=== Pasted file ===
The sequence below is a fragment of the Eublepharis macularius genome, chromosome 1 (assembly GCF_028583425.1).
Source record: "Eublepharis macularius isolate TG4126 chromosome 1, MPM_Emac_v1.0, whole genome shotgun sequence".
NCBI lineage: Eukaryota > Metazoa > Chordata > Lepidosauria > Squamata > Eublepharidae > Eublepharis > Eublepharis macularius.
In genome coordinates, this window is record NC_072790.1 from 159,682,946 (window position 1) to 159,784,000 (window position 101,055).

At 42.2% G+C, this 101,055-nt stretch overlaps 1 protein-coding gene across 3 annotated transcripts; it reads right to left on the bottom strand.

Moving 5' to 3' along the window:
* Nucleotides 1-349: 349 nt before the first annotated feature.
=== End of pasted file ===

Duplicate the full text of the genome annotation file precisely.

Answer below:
The sequence below is a fragment of the Eublepharis macularius genome, chromosome 1 (assembly GCF_028583425.1).
Source record: "Eublepharis macularius isolate TG4126 chromosome 1, MPM_Emac_v1.0, whole genome shotgun sequence".
NCBI lineage: Eukaryota > Metazoa > Chordata > Lepidosauria > Squamata > Eublepharidae > Eublepharis > Eublepharis macularius.
In genome coordinates, this window is record NC_072790.1 from 159,682,946 (window position 1) to 159,784,000 (window position 101,055).

At 42.2% G+C, this 101,055-nt stretch overlaps 1 protein-coding gene across 3 annotated transcripts; it reads right to left on the bottom strand.

Moving 5' to 3' along the window:
* Nucleotides 1-349: 349 nt before the first annotated feature.